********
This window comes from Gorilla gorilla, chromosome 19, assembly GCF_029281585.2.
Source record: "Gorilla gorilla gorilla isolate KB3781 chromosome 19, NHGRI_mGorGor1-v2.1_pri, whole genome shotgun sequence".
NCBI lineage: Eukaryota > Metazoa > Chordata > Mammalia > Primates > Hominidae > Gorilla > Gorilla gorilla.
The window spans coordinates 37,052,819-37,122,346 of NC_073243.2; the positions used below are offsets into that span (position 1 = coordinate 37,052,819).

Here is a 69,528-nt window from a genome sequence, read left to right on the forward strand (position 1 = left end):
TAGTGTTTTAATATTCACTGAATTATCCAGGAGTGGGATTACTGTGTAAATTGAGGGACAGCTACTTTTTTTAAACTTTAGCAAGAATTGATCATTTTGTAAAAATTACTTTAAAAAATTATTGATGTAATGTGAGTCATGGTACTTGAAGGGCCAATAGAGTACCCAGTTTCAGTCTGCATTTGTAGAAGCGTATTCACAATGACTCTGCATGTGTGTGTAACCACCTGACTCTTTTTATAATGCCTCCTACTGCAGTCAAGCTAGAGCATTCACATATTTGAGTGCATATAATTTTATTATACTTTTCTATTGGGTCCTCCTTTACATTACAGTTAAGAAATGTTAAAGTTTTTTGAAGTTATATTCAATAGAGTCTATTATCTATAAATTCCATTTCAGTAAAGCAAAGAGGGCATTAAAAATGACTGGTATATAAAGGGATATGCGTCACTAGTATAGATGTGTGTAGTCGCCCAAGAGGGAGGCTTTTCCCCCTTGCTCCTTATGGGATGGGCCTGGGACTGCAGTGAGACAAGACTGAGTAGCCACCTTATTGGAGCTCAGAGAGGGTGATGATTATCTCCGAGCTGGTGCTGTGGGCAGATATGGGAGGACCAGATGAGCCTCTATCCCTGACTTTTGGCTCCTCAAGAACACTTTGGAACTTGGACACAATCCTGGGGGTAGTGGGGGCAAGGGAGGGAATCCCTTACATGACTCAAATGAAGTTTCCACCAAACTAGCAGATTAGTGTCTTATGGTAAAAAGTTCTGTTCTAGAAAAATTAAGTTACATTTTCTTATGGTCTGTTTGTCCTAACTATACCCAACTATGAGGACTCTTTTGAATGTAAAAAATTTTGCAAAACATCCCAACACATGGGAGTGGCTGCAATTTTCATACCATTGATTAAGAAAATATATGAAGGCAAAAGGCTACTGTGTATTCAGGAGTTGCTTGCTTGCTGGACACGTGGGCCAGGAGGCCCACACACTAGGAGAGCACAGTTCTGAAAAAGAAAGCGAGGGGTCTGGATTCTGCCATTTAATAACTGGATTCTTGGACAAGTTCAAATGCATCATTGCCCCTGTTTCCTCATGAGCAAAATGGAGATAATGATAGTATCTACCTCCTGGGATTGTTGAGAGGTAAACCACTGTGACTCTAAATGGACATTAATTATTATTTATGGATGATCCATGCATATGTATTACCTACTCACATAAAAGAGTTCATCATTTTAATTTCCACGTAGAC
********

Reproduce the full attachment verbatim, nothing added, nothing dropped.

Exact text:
This window comes from Gorilla gorilla, chromosome 19, assembly GCF_029281585.2.
Source record: "Gorilla gorilla gorilla isolate KB3781 chromosome 19, NHGRI_mGorGor1-v2.1_pri, whole genome shotgun sequence".
NCBI lineage: Eukaryota > Metazoa > Chordata > Mammalia > Primates > Hominidae > Gorilla > Gorilla gorilla.
The window spans coordinates 37,052,819-37,122,346 of NC_073243.2; the positions used below are offsets into that span (position 1 = coordinate 37,052,819).

Here is a 69,528-nt window from a genome sequence, read left to right on the forward strand (position 1 = left end):
TAGTGTTTTAATATTCACTGAATTATCCAGGAGTGGGATTACTGTGTAAATTGAGGGACAGCTACTTTTTTTAAACTTTAGCAAGAATTGATCATTTTGTAAAAATTACTTTAAAAAATTATTGATGTAATGTGAGTCATGGTACTTGAAGGGCCAATAGAGTACCCAGTTTCAGTCTGCATTTGTAGAAGCGTATTCACAATGACTCTGCATGTGTGTGTAACCACCTGACTCTTTTTATAATGCCTCCTACTGCAGTCAAGCTAGAGCATTCACATATTTGAGTGCATATAATTTTATTATACTTTTCTATTGGGTCCTCCTTTACATTACAGTTAAGAAATGTTAAAGTTTTTTGAAGTTATATTCAATAGAGTCTATTATCTATAAATTCCATTTCAGTAAAGCAAAGAGGGCATTAAAAATGACTGGTATATAAAGGGATATGCGTCACTAGTATAGATGTGTGTAGTCGCCCAAGAGGGAGGCTTTTCCCCCTTGCTCCTTATGGGATGGGCCTGGGACTGCAGTGAGACAAGACTGAGTAGCCACCTTATTGGAGCTCAGAGAGGGTGATGATTATCTCCGAGCTGGTGCTGTGGGCAGATATGGGAGGACCAGATGAGCCTCTATCCCTGACTTTTGGCTCCTCAAGAACACTTTGGAACTTGGACACAATCCTGGGGGTAGTGGGGGCAAGGGAGGGAATCCCTTACATGACTCAAATGAAGTTTCCACCAAACTAGCAGATTAGTGTCTTATGGTAAAAAGTTCTGTTCTAGAAAAATTAAGTTACATTTTCTTATGGTCTGTTTGTCCTAACTATACCCAACTATGAGGACTCTTTTGAATGTAAAAAATTTTGCAAAACATCCCAACACATGGGAGTGGCTGCAATTTTCATACCATTGATTAAGAAAATATATGAAGGCAAAAGGCTACTGTGTATTCAGGAGTTGCTTGCTTGCTGGACACGTGGGCCAGGAGGCCCACACACTAGGAGAGCACAGTTCTGAAAAAGAAAGCGAGGGGTCTGGATTCTGCCATTTAATAACTGGATTCTTGGACAAGTTCAAATGCATCATTGCCCCTGTTTCCTCATGAGCAAAATGGAGATAATGATAGTATCTACCTCCTGGGATTGTTGAGAGGTAAACCACTGTGACTCTAAATGGACATTAATTATTATTTATGGATGATCCATGCATATGTATTACCTACTCACATAAAAGAGTTCATCATTTTAATTTCCACGTAGAC